Zika Virus is Now in Dallas, Texas

Zika virus, Zika Dallas, Dallas dentist, Venincasa DentalReports today indicate the Zika virus is now in Dallas, Texas. In this Dallas case, the virus was spread through sexual contact with someone who apparently recently traveled from another country known to have a Zika infection problem. This is the first known case of the Zika virus in the United States mainland. This is also the second known case of sexual transmission of this virus. Is there a cause for concern?

I did some quick research. This Zika virus is nothing like the Ebola virus. The symptoms of Zika infection only occur in about 20% of those infected. Symptoms include fever, rash, joint pain, red eyes, muscle pain, and headaches. The symptoms usually appear within a week following viral infection. This virus is spread mainly through a mosquito bite from an infected mosquito,though a blood transfusion with Zika infected blood, and now, sexual contact with a Zika-infected individual. To be clear, death is rare with Zika infection.

The Zika virus is spreading to many countries, for sure. Past research shows the main countries with this virus infection problem include Africa, Southeast Asia, the Pacific Islands, Puerto Rico, South America, Central America, and Mexico.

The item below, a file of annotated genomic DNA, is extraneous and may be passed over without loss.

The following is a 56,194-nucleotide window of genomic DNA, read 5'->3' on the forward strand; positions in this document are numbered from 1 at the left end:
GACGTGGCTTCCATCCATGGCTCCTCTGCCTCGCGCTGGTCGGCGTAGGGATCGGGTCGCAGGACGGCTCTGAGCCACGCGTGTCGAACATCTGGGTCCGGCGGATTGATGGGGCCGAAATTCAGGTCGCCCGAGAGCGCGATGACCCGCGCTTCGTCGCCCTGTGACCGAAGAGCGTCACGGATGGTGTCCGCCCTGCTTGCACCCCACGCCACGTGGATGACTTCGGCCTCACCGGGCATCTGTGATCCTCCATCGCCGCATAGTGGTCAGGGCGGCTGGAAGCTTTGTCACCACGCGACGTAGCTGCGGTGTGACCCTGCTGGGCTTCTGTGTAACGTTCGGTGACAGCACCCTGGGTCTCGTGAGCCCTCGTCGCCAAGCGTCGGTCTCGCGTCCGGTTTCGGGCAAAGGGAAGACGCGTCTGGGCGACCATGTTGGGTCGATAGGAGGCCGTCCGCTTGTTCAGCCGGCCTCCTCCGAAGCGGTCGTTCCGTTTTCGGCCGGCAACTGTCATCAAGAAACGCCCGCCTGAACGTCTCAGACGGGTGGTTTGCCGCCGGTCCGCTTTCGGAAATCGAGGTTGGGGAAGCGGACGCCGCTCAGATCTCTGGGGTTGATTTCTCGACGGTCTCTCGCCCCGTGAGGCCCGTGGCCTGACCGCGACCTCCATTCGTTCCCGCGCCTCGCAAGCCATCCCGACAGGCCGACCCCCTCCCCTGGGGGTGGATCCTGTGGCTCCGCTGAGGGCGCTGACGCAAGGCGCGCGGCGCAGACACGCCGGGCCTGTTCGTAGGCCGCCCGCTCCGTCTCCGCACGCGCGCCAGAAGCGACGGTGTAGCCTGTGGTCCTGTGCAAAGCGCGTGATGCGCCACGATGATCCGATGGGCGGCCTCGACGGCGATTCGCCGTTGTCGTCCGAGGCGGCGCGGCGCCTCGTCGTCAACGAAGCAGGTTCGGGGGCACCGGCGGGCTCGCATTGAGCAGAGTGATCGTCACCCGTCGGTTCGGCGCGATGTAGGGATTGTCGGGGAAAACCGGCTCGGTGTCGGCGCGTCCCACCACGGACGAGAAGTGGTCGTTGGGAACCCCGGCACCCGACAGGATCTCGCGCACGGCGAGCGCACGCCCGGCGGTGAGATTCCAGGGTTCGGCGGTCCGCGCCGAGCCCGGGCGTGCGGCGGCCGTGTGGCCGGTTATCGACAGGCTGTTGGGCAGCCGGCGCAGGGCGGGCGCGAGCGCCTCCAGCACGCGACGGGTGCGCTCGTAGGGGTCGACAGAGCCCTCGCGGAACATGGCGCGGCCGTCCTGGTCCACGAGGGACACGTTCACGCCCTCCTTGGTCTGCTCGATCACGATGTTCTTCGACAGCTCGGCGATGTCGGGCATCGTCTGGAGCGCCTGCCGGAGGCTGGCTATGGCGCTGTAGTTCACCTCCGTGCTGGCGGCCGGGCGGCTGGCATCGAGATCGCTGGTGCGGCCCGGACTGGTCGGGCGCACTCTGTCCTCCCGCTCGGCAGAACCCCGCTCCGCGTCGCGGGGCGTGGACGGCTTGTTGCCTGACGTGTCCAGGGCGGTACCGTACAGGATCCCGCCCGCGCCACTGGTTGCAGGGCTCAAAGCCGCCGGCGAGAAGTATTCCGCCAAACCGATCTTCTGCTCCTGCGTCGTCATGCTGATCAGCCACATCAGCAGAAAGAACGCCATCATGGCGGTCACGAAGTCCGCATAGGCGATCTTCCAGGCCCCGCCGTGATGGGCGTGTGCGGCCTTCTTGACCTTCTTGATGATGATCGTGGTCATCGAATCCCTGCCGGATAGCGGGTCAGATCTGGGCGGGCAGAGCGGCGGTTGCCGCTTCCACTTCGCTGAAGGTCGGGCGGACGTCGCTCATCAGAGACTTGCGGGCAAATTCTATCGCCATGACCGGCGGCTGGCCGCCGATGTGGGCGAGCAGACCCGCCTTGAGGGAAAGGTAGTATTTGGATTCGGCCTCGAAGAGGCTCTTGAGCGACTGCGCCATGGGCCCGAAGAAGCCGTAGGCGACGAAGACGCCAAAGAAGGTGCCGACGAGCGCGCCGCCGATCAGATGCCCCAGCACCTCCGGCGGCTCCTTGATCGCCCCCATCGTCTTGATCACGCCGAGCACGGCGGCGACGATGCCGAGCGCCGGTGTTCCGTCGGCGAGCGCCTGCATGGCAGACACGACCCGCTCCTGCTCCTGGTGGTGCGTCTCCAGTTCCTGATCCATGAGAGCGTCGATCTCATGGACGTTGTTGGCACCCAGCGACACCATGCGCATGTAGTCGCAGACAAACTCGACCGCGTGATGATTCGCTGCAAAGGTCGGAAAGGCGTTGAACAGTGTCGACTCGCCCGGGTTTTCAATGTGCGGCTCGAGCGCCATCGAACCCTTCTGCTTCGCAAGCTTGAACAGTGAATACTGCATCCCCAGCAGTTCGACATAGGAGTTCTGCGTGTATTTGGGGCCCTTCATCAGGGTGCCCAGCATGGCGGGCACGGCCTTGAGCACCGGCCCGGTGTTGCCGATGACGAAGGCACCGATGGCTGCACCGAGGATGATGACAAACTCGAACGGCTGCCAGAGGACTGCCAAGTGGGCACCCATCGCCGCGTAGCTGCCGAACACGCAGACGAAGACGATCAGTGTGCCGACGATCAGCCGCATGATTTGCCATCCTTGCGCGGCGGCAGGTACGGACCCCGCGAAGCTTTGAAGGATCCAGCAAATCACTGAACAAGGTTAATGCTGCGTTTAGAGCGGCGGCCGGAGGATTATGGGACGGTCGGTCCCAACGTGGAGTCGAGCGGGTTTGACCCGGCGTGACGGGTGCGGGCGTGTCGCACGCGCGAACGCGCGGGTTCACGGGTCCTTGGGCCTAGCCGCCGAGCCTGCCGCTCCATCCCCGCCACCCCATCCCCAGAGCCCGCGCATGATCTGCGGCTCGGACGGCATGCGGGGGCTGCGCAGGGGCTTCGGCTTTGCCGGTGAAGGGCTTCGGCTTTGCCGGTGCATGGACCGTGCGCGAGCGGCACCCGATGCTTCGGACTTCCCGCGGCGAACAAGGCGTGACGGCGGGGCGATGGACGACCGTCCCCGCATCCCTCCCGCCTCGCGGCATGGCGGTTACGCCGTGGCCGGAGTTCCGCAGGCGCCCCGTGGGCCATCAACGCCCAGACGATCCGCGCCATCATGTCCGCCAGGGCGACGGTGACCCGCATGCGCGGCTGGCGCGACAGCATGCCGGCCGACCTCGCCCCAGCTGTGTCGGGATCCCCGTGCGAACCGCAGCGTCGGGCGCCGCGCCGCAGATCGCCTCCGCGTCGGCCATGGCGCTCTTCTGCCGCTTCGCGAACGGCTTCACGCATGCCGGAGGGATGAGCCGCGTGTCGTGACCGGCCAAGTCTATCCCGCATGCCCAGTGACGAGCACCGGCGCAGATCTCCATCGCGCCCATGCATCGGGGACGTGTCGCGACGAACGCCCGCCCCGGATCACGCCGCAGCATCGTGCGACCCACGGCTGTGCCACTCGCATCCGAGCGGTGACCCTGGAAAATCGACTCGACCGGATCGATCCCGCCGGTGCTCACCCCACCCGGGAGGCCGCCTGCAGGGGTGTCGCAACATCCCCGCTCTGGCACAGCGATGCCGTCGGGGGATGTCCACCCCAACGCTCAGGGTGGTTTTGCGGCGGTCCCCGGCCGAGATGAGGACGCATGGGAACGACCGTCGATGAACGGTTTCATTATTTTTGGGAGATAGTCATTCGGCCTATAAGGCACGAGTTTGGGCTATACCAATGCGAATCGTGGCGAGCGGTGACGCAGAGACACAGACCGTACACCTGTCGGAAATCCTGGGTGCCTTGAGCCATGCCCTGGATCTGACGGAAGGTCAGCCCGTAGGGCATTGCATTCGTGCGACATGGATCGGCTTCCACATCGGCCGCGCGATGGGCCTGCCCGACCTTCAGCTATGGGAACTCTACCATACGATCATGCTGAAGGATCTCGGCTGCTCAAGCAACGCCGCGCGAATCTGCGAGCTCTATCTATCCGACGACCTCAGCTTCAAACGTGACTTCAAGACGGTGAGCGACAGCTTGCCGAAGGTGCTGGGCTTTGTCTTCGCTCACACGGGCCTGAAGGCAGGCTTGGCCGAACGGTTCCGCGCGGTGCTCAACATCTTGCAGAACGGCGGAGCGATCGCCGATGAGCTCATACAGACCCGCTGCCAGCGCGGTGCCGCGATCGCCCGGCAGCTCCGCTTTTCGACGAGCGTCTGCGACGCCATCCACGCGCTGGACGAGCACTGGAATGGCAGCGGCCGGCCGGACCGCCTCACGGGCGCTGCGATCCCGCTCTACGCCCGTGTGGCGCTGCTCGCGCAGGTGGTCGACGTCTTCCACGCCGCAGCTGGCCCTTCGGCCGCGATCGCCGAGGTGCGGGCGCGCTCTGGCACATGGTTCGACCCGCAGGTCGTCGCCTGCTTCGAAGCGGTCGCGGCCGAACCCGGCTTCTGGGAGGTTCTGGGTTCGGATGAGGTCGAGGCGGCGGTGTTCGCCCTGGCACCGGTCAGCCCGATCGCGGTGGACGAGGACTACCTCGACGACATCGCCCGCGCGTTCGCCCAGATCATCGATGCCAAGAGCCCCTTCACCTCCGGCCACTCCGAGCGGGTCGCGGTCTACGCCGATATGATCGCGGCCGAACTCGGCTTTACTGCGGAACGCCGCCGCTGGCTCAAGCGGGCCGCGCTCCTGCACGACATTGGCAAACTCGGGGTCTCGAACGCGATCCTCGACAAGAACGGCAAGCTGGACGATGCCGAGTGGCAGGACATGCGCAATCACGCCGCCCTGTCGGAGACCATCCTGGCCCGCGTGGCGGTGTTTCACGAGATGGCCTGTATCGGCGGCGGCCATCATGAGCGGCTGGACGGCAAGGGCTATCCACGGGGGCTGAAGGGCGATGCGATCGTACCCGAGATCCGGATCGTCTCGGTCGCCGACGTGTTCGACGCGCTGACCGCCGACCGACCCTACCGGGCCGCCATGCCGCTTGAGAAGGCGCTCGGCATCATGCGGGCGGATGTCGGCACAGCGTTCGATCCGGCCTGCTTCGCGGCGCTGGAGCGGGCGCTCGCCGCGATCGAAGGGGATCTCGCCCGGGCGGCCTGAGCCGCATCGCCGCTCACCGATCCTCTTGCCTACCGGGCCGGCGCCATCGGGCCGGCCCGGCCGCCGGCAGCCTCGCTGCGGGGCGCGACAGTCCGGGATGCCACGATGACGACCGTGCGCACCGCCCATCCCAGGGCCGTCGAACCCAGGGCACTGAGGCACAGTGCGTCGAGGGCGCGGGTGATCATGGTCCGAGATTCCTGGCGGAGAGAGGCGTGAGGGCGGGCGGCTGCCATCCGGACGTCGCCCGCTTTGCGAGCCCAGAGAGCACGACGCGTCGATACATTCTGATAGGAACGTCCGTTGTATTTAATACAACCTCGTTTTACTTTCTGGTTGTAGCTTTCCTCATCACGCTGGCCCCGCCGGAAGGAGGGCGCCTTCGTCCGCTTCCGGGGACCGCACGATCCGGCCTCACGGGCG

Prevention of this virus can be thought through, knowing the above-listed facts. Obviously, those travelling to or from the viral infection known countries should exercise caution. When going to these countries, you will want to prevent mosquito bites. So, wear long sleeves, long pants, stay indoors as much as possible, and use mosquito nets and insect repellents if going outside. You can also treat clothing with permethrin. If travelling from these countries, recall, only 20% of those infected exhibit symptoms. So if you may have been bitten by a mosquito, consider not giving blood and take precautions if engaging in sexual activity, for at least one week following infection. Moreover, blood tests can be done by your doctor to determine if you are infected.

Treatment for the Zika virus infection include rest, drinking plenty of fluids, taking mild analgesics for discomfort but not aspirin nor non-steroidal anti-inflammatory drugs, since these other drugs increase hemorrhage risk. There are no vaccines to treat this; however, once infected, patients are protected from Zika infection again.

So as you can see, this is nothing like the Ebola virus. While there is some risk associated with this virus, this can be fairly easily managed.

If you appreciate our timely information on this and other issues, we invite you to experience our timely dental care. We invite you to call us at (972) 250-2580.

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